FRANKFORT, Ky. (AP) — As Democrats encourage actress Ashley Judd to jump into Kentucky's U.S. Senate race and Republicans take every opportunity to call her a Hollywood liberal, a University of Kentucky political scientist says Judd is nearing a deadline to make a decision.
"If she doesn't declare herself in the next 10 days, I think she will have already made a very serious mistake," political scientist Ernie Yanarella said Tuesday. "She has to define herself, before she gets defined by those who are her opponents."
Democratic Gov. Steve Beshear said Tuesday he talked a second time with Judd last week and is convinced she would be "an effective and formidable" challenger to Sen. Mitch McConnell.
State GOP Chairman Steve Robertson, meanwhile, sent a letter to all of the state's Democratic lawmakers raising concerns about Judd's positions on a wide range of issues that he insists are out of step with average Kentuckians. Among them were statements opposing coal, the mining of which employs some 15,000 people in the state.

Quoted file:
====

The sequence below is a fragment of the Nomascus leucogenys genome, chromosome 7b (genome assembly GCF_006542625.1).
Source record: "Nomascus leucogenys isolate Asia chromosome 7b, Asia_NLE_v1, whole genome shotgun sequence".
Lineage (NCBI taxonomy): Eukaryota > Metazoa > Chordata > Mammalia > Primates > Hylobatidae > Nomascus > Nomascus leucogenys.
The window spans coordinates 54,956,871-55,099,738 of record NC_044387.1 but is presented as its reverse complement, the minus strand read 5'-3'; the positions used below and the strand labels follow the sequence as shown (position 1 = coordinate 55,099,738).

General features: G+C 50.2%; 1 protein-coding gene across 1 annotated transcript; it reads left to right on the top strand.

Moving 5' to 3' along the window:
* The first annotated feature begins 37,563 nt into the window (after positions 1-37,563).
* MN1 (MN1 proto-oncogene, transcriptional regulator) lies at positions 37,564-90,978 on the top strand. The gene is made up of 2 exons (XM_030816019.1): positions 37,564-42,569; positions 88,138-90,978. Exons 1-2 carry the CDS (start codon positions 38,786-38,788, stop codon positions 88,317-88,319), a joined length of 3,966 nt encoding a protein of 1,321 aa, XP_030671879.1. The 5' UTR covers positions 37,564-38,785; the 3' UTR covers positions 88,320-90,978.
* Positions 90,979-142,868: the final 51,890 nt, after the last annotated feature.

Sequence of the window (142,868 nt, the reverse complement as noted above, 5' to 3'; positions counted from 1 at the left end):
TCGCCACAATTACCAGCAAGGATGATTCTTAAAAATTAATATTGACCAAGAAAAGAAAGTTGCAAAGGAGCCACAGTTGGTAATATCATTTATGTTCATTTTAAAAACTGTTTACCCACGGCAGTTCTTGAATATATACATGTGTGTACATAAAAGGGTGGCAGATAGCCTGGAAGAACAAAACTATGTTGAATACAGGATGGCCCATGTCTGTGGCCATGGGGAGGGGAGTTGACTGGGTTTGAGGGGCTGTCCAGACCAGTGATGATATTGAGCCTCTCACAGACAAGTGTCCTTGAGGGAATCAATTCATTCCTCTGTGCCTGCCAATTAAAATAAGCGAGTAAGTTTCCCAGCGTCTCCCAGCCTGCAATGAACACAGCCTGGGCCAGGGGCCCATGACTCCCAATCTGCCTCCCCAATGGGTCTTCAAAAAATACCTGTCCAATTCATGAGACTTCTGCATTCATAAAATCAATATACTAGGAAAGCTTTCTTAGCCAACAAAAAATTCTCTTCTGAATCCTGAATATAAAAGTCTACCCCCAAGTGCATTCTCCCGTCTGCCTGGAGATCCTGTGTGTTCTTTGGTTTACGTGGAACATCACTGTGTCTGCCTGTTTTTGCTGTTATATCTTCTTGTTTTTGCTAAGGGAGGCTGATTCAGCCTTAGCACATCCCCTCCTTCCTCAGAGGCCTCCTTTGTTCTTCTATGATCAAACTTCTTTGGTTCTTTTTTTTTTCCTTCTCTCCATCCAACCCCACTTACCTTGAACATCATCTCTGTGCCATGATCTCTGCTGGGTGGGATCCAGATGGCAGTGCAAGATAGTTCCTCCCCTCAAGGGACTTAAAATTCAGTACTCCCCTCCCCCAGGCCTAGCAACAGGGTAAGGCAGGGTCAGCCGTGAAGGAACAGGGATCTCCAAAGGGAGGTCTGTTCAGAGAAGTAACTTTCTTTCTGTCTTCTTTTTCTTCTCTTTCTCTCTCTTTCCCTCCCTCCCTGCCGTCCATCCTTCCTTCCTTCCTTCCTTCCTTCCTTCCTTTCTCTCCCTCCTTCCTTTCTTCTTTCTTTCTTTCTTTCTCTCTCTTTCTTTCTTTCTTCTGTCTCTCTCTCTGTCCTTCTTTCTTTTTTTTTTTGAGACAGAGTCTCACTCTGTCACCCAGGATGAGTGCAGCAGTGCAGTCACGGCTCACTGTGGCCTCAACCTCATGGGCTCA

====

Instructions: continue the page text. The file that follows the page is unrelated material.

Judd, a former Kentucky resident now living in Tennessee, has been talking to Democratic leaders about challenging McConnell in next year's election, but hasn't said whether she will get into the race.
Yanarella said Democrats clearly see Judd as their best chance of defeating McConnell, though he said she would need to get the focus off of her well-documented political views and onto McConnell's record.
To win the Senate seat, Yanarella said Judd would have to show that McConnell "has been so deeply absorbed in Republican Party national concerns that he has woefully neglected the pressing needs of Kentuckians."
Defeating McConnell would be the Democrats' biggest prize of the 2014 election. His seat is one of 14 that Republicans are defending while Democrats try to hold onto 21, hoping to retain or add to their 55-45 edge.
McConnell already has a hefty campaign bank account, with $7.4 million remaining of the $10 million he has already raised.
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